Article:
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    "I think that nature reflects emotions in so many ways. Beauty, pain, peace, sadness can all be seen in one day with the passing of time or with a weather pattern. Nature is constantly changing, you will never see the same flower twice in the exact same way."
    —Shara Hughes

     

    Oscillating between abstraction and figuration, the imaginary and the actual, Shara Hughes’Inside Outside, 2018 is from a series of landscapes the artist undertook in 2014. After years of devoting her practice to highly representational and detailed interiors, this series marked a shift by the artist into a more “instinctual” or “spontaneous” painting philosophy.

     

    After a visit to the artist’s studio in 2018, former MoMA curator Mia Locks commented: “These works begin with no particular idea in mind—no title, no roadmap. Instead, she starts by making aimless marks on a blank canvas, without any preconceived notion of what they will become. Pouring, splashing, spraying, dripping, churning, or scraping—there are innumerable physical actions Hughes might use as she negotiates form through paint. Her initial mindset is open; she lets herself play.”i Locks’ observations of Hughes’ psychological approach to painting are poignantly evidenced in Inside Outside.

     

     

     


    [left] Wassily Kandinsky, Landscape with Two Poplars, 1912. Art Institute of Chicago, Image: The Art Institute of Chicago / Art Resource, NY, Artwork: © 2021 Artists Rights Society (ARS), New York/ADAGP [right] Lee Krasner, The Seasons, 1957. Whitney Museum of American Art, Image: © Whitney Museum of American Art / Licensed by Scala / Art Resource, NY, Artwork: © 2021 Pollock-Krasner Foundation / Artists Rights Society (ARS), New York

     

     

    In electrifying hues of vermilion, orange and green, a fantastic landscape unfolds before us. In the background, our vision is drawn towards a strip of color in pastel tones of coral and lavender—a path leading into a distant horizon. Solid swaths of paint in rich forest greens, stunning reds and deep blue evidence the artist walking a fine line between figurative vegetation and scenery, expressionist force and physical action. These elements in Hughes’ work evoke both the process and energy of Lee Krasner and Joan Mitchell, while at the same time, echoing the tension first explored in the paintings of Wassily Kandinsky, the father of modern abstraction.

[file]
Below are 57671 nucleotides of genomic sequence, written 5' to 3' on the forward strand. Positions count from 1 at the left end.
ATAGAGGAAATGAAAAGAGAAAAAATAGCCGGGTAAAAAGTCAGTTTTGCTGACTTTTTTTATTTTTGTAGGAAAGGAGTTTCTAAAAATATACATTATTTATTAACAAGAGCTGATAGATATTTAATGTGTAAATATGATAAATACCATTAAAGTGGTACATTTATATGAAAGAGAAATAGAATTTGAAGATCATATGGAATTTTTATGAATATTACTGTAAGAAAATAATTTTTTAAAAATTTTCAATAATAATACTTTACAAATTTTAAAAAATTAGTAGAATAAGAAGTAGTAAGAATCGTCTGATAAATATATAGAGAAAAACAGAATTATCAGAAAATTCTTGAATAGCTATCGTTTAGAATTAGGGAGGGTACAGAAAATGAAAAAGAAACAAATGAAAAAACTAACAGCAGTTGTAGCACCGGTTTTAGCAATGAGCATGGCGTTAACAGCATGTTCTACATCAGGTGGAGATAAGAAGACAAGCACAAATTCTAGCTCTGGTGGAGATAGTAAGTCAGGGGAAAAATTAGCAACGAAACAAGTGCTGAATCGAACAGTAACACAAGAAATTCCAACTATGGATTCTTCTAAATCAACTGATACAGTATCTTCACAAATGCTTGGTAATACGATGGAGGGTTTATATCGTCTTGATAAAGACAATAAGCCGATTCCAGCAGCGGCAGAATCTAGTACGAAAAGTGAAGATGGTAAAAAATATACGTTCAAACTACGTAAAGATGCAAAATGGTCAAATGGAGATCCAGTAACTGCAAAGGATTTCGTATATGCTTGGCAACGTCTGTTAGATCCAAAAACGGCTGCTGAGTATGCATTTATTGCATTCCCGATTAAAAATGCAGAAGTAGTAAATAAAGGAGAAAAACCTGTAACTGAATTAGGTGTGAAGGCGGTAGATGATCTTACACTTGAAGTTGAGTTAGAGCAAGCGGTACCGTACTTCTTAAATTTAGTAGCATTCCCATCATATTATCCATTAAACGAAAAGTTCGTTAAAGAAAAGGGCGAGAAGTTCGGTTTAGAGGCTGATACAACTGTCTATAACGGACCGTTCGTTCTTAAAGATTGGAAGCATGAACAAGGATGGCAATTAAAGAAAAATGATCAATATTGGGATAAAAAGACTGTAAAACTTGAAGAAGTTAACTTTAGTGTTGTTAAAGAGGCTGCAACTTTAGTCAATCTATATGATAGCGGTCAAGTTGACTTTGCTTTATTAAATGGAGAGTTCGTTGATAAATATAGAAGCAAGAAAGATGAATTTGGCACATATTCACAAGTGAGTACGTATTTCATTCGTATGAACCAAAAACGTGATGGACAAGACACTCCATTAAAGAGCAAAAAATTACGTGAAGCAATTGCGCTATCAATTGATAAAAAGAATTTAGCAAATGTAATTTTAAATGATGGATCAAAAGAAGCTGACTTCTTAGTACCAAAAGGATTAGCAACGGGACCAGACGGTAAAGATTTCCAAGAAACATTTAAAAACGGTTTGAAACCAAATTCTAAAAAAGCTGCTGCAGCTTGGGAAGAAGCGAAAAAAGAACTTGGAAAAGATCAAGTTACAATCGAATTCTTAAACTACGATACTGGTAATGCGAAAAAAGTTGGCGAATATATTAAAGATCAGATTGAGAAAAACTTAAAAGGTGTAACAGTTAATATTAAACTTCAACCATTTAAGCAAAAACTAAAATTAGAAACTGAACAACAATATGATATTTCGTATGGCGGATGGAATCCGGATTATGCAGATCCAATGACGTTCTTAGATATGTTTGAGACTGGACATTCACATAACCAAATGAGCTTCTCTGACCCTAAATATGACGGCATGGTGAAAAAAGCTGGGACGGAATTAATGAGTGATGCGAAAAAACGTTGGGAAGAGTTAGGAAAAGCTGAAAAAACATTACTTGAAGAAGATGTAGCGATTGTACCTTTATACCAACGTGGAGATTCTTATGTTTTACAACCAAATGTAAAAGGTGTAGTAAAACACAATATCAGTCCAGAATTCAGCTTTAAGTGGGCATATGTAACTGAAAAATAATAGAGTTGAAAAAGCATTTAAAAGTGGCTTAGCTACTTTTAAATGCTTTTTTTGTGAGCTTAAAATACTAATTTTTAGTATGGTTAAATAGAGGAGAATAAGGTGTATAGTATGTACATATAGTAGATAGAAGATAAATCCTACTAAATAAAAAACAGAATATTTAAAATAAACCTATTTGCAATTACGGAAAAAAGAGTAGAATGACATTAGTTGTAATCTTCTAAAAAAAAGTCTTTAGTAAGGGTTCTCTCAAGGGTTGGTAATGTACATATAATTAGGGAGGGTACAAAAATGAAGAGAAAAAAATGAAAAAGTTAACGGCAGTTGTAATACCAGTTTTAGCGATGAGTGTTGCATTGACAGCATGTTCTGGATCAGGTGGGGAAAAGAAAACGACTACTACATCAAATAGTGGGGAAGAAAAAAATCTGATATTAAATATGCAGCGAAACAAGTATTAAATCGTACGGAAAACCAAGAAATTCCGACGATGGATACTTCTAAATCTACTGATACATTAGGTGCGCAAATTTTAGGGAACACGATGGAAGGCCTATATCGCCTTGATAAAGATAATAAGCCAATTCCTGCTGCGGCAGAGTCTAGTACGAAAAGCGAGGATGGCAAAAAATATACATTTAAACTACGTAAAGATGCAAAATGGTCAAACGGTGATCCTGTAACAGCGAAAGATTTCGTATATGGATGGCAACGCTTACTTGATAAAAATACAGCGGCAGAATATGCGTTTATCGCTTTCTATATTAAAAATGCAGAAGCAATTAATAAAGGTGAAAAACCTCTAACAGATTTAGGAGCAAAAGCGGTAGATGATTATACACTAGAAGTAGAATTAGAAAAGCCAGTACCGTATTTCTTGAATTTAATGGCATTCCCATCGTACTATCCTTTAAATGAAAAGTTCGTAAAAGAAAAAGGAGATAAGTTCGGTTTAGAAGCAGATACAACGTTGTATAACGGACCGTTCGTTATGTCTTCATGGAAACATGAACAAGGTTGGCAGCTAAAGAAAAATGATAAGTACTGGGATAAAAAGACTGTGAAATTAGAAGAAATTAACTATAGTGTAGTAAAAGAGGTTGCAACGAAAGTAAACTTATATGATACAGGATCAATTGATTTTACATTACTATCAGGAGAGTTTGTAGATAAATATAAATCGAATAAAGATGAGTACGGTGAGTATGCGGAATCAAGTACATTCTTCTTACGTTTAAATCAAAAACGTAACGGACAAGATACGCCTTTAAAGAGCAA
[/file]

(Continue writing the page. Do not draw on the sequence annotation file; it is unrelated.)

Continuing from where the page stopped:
In Inside Outside, the vista seems to reveal itself from an intimate perspective, framed in the work’s foreground with what could ostensibly be classified as an enclosure of brambly branches, rendered in equally sharp brushstrokes of earth, vibrant teal and green tints. The viewer seems to observe the painting through our “hideout” behind the foliage—much like the painting’s title implies. Hughes often frames her landscapes to endow them with this very accessible viewpoint: “I want anyone to be able to enter in them," she declared. Locks further elaborates, “Hughes wants us to feel these spaces as she does, to spend time in them and understand a little about the psychic struggles that have produced them.”ii

     

     

     


    David Hockney, Mulholland Drive: The Road to the Studio, 1980. Los Angeles County Museum of Art, Image: Richard Schmidt, Artwork: © David Hockney

     

     

    Indeed, working directly from her imagination, avoiding all physical reference points and premature planning, has afforded Hughes a new-found freedom in her work which is indisputable in her landscapes in general, and the current work in particular. Her virtuosity is in lending not only psychological accessibility but also a distinctly contemporary and fresh feel to a long-standing, art-historical tradition of landscape paintings: “Landscapes opened a whole new world for me, one that was awesome and exciting […] There’s something very open-ended about the idea of a landscape that appeals to me too. All landscapes are constantly changing, whether it’s the time of day or the temperature or the weather patterns and things growing and dying. The constant state of change created so much possibility.”iii

     

     

    i Mia Locks, “Working Tension: On Shara Hughes’s Landscapes,” Shara Hughes / Landscapes, New York, 2019, p. 11.
    ii Ibid., p. 10.
    iii Shara Hughes quoted in Katie White, “Art World,” Artnet News, August 17, 2020, online

    • Provenance

      Galerie Eva Presenhuber, Zurich
      Acquired from the above by the present owner

    • Literature

      Shara Hughes, Shara Hughes: Landscapes, New York, 2019, p. 15 (illustrated, p. 14)

Property of a Sophisticated European Collector

1

Inside Outside

signed, titled, inscribed and dated ""Inside Outside" SHARA HUGHES 2018 NYC" on the reverse
oil and acrylic on canvas
77 7/8 x 65 7/8 in. (198 x 167.5 cm)
Painted in 2018.

Full Cataloguing

Estimate
$250,000 - 350,000 

Sold for $1,482,000

Contact Specialist

Amanda Lo Iacono
New York Head of Department & Head of Auctions
+1 212 940 1278
[email protected]

20th Century & Contemporary Art Evening Sale

New York Auction 17 November 2021